Summary: Lessons from the life of Joseph
Mark Herold tells the story of being a guest on the Gerry Ryan radio show to speak on birth order and the way it influences how we grow up. A woman came on the line to complain bitterly that, because she was the youngest in a large family, no one would take her seriously. She protested that her views were always ignored or laughed off. “And how old are you?” inquired Ryan. “I’m 72,” was the reply. And he writes, “We both had trouble keeping a straight face but, on reflection, the woman’s experience is not unusual. Many of us have great difficulty offloading an expectation within the family based on our chronological status (birth order), and this remains over a lifetime.”
Our Scripture today is about the youngest born of his family, Joseph, and who constantly seeks to get the attention of his family and brothers. Joseph was the great-grandson of Abraham and had 11 older brothers. (And speaking as a youngest child) like most youngest children, he was the favorite of his parents. ☺ As a sign of their love, Joseph’s mother Rachel made him a coat of many colors, meaning it was very expensive. And Joseph paraded it around his brothers. You can imagine Joseph’s brother’s feelings of jealousy, envy, and resentfulness. Then one day, when Joseph saw his brothers ignoring their responsibilities of feeding and watching the flock of sheep, Joseph told on them. Like a lot of teenagers, Joseph was often his own worst enemy. His story is one of many twists and turns as we will see but he eventually not only saves his family but his people as well, becoming a hero for the ages. There are several things we from Joseph.
First, heroes are dreamers. “Joseph had a dream…” The first was of stalks of wheat, bowing down to him and another of the sun, moon, and eleven stars (Joseph’s eleven brothers) that would bow down to Joseph as well. They were a premonition of the future. Heroes are dreamers. They see what can and will be, even when others don’t. Dreams were considered to be one of the more common ways God speaks in the Bible. There are 21 dreams recorded in Scripture and several more referred to. Job 33:14-17 (LB) says, “God speaks again and again, in dreams, in visions of the night… as they lie on their beds. He opens their ears...and gives them wisdom and instruction.” What we find is that dreams from God can not only change your life, they can even change the world! Albert Einstein’s Theory of Relativity, which changed the world of physics, came to him in a dream. Dr. James Watson dreamed the double helix of the DNA’s structure, perhaps the greatest scientific discovery of all time. Paul McCartney actually dreamed the entire tune for their hit #1 song, “Yesterday.” Ben Franklin decided to encourage the other founding fathers to push for independence after he had a dream. Larry Page had a dream that led to creating the Google search engine. Emperor Constantine became a follower of Christ after Jesus appeared to him in a dream, paving the way for the dramatic growth of the Christian faith across the Roman Empire and beyond. Heroes and people who change the world are dreamers.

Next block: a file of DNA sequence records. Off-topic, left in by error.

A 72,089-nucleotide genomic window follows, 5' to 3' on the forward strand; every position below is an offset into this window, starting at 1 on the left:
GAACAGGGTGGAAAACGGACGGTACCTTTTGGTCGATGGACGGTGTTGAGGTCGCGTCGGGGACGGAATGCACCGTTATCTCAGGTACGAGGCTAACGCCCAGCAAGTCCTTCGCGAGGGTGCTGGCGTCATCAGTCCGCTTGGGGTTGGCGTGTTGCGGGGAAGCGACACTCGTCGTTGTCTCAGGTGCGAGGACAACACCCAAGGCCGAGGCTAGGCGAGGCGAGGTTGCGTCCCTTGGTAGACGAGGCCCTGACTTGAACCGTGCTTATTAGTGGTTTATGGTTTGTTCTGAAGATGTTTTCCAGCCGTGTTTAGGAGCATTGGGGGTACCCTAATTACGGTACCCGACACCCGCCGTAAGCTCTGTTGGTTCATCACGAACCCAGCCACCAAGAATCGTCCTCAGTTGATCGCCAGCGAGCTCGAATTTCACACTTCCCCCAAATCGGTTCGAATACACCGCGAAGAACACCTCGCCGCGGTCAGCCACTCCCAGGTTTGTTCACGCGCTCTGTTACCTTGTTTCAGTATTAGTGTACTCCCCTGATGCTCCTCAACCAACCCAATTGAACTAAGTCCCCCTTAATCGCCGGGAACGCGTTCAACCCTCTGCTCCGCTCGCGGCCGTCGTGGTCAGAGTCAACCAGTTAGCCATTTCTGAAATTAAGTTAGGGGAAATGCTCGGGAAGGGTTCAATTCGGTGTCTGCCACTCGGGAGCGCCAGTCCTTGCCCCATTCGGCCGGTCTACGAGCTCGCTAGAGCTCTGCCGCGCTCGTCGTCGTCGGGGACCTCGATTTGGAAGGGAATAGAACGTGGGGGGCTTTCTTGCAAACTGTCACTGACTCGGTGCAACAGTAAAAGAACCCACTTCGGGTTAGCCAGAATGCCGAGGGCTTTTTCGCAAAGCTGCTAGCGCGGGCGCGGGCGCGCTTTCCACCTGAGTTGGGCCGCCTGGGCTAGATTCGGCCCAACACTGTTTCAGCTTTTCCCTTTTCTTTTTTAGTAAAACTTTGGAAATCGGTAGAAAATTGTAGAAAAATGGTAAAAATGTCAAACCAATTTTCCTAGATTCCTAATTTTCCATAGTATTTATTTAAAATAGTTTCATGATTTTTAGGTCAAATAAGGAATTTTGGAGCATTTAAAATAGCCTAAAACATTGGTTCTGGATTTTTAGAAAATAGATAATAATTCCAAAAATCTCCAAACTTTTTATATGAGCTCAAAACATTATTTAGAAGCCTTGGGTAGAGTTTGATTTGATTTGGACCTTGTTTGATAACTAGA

Second, heroes face great challenges. I love the story of one person who responded to his insurance company’s request for additional information on his claim. “In block #3 of the accident reporting form, I put "poor planning" as the cause of my accident…I am a bricklayer by trade. On the day of the accident, I was working alone on the roof of a new six-story building. When I completed my work, I discovered that I had about 500 pounds of bricks left over. Rather than carry the bricks down by hand, I decided to lower them in a barrel by using a pulley, which fortunately was attached to the side of the building at the sixth floor. Securing the rope at the ground level, I went up to the roof, swung the barrel out and loaded the bricks into it. Then I went back to the ground and untied the rope, holding it tightly to insure a slow descent of the 500 pounds of bricks. You will note in block number 11 of the accident report form that I weigh 175 pounds. Due to my surprise at being jerked off the ground so suddenly, I lost my presence of mind and forgot to let go of the rope. Needless to say, I proceeded at a rather rapid rate up the side of the building. In the vicinity of the third floor, I met the barrel coming down. This explains the fractured skull and broken collarbone. Slowed only slightly, I continued my rapid ascent, not stopping until the fingers of my right hand were two knuckles deep into the pulley. Fortunately, by this time I had regained my presence of mind and was able to hold tightly to the rope in spite of my pain. At approximately the same time, however, the barrel of bricks hit the ground - and the bottom fell out of the barrel. Devoid of the weight of the bricks, the barrel now weighed approximately 50 pounds. I refer you again to my weight in block number 11. As you might imagine, I began a rapid descent down the side of the building.